Married at First Sight UK was back on our TV screens not so long ago, and it didn’t fail to disappoint. But the series raises many questions. Why would a stranger choose to marry another stranger and once they have said “I do” is there any going back?

Before you start divorce or dissolution proceedings in England you must ensure that you meet the legal requirements, namely:

  1. The parties must have been married for at least one year.   
  2. The court must have jurisdiction to hear the divorce based on the parties’ habitual residence or domicile.
  3. The marriage must have irretrievably broken down (relying, currently, on one of 5 facts).

But what happens if you do not meet this criterion? What, if like many on Married at First Sight (if the marriage were legal – although in the case of the UK version of the show it is understood not to be) you have not been married for a year when you separate, is divorce your only option?

Before you issue divorce proceedings you may wish to consider marriage or family counselling, reconciliation, separation on an informal or formal basis or mediation.  However, if you do decide to end your marriage is there an alternative to divorce after a very short marriage of less than a year? 

It is possible to argue in some circumstances that a marriage is void and for a decree of nullity to be granted to annul the marriage. The grounds on which a marriage is voidable include:

  1. Incapacity or wilful refusal (of the respondent) to consummate the marriage. This only applies to marriages of the opposite sex. For a marriage to be consummated, only one act of consummation is necessary, and it must take place after the solemnisation of the marriage.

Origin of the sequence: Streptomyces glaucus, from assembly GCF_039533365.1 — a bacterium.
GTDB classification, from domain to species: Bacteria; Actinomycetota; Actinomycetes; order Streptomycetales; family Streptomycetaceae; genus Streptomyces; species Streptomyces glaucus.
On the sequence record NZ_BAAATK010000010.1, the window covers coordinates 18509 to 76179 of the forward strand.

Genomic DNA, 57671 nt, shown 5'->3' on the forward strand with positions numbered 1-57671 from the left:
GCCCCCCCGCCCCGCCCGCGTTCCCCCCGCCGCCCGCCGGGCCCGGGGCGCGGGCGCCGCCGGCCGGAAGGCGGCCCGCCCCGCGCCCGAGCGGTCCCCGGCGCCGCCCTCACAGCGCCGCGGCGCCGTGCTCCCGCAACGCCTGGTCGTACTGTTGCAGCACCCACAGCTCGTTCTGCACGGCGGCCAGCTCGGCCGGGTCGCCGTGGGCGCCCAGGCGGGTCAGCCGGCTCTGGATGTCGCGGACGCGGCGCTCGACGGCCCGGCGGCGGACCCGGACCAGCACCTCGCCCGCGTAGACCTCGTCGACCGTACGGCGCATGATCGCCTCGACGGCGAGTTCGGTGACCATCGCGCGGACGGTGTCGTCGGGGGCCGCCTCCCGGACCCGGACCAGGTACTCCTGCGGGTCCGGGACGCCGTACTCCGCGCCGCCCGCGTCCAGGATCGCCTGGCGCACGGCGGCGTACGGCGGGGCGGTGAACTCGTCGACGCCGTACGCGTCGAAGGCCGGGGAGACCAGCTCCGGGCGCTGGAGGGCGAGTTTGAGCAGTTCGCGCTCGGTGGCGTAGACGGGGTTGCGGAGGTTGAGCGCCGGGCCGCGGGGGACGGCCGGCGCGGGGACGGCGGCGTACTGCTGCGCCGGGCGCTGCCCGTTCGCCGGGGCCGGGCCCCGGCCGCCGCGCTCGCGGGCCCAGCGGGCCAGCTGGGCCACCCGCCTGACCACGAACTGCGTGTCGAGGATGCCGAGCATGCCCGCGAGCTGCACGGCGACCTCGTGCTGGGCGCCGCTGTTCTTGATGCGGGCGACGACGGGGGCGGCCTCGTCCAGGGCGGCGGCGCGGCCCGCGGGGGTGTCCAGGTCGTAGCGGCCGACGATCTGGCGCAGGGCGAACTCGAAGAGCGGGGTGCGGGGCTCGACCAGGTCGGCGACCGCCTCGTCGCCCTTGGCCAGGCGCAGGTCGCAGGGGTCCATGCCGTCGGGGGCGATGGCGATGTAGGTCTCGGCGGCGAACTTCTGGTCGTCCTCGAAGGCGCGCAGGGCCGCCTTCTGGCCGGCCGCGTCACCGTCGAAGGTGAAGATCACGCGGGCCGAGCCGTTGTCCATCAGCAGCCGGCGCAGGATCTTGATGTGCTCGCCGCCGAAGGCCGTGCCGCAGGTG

2. Lack of consent. This includes “duress, mistake unsoundness of mind or otherwise” However, if a party does not consent to the marriage and later changes their mind, the marriage will be valid.
  3. Mental disorder. If either party is suffering from a mental disorder at the time of the marriage within the meaning of the Mental Health Act 1983 – although somewhat archaic the legislation states that this should be “of such a kind or to such an extent as to be unfitted for marriage”.
  4. Sexually transmitted disease or pregnancy (by a person other than the petitioner). A wife may not however use the grounds that her husband fathered a child with another woman prior to the marriage.
  5. Gender recognition. An interim gender recognition certificate has been issued after the marriage or that the respondent is a person whose gender at the time of the marriage had become the acquired gender under the Gender Recognition Act 2004.
  6. Sham Marriage. Where a couple marry but do not intend to be husband and wife. This most often occurs for immigration purposes.

In practice, these circumstances will rarely arise and therefore it is often necessary for the couple to wait until they have been married for 12 months to start divorce proceedings.  During that time it is possible to reach an agreement about the basis on which the proceedings will be issued and financial matters which can be recorded in a separation agreement.

Anecdotally, according to other versions of the show (e.g. in the US) do involve a legally binding marriage with a short pre-nuptial agreement being signed to ensure that couples exit the marriage with what they walk into the marriage with.  This is an interesting concept and probably one for another article ….!

If you would like to discuss any point mentioned in this article further, contact our family team on 01753998885, or email

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